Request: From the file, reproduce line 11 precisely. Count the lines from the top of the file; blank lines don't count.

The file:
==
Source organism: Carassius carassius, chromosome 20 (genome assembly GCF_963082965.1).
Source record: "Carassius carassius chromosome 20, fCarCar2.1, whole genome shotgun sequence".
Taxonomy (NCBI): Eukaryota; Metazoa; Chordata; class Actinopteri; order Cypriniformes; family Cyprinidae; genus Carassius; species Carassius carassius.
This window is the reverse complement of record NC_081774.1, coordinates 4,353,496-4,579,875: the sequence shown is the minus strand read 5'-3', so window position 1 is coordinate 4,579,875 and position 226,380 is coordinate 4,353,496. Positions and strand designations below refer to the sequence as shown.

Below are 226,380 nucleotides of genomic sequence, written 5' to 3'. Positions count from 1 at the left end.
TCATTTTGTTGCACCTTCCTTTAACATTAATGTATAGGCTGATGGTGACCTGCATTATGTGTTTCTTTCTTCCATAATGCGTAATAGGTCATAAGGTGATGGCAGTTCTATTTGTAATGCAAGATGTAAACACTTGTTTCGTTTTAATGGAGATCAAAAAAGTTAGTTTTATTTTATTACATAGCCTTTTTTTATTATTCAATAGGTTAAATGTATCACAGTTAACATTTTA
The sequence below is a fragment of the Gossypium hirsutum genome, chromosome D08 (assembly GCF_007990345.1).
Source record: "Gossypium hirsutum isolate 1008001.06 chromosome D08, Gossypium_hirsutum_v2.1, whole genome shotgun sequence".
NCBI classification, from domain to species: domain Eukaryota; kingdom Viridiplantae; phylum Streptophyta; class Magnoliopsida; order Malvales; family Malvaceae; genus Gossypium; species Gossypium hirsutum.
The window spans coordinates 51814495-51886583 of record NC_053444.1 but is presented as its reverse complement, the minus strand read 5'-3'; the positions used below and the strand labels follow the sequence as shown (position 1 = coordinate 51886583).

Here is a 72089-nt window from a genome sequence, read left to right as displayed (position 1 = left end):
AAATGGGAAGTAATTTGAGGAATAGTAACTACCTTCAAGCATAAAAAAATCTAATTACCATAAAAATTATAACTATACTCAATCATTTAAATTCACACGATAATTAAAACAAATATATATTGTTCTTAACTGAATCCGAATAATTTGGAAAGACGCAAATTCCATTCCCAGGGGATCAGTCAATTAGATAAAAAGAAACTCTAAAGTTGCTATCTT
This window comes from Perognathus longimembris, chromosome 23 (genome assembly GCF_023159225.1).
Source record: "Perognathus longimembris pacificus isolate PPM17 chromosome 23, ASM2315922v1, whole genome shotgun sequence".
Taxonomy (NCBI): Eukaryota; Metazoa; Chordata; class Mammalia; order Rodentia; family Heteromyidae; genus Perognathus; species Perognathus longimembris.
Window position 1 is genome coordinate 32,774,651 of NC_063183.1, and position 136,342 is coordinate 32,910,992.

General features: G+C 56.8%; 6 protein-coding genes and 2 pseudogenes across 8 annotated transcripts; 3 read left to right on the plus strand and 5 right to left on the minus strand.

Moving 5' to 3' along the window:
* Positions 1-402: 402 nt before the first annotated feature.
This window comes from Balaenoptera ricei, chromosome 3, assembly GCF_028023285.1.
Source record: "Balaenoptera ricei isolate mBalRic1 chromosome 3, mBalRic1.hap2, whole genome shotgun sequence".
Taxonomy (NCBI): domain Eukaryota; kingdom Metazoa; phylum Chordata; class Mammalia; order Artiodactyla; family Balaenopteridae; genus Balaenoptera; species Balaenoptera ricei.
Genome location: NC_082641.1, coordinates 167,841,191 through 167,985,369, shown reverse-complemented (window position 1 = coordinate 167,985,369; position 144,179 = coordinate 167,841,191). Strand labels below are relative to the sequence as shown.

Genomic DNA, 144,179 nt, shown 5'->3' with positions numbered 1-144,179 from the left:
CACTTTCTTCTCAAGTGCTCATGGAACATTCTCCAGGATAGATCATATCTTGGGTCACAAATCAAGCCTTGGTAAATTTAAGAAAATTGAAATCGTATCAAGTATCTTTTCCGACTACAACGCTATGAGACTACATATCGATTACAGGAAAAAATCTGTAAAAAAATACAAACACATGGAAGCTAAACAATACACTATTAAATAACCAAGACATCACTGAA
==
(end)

Here is a 72089-nt window from a genome sequence, read left to right as displayed (position 1 = left end):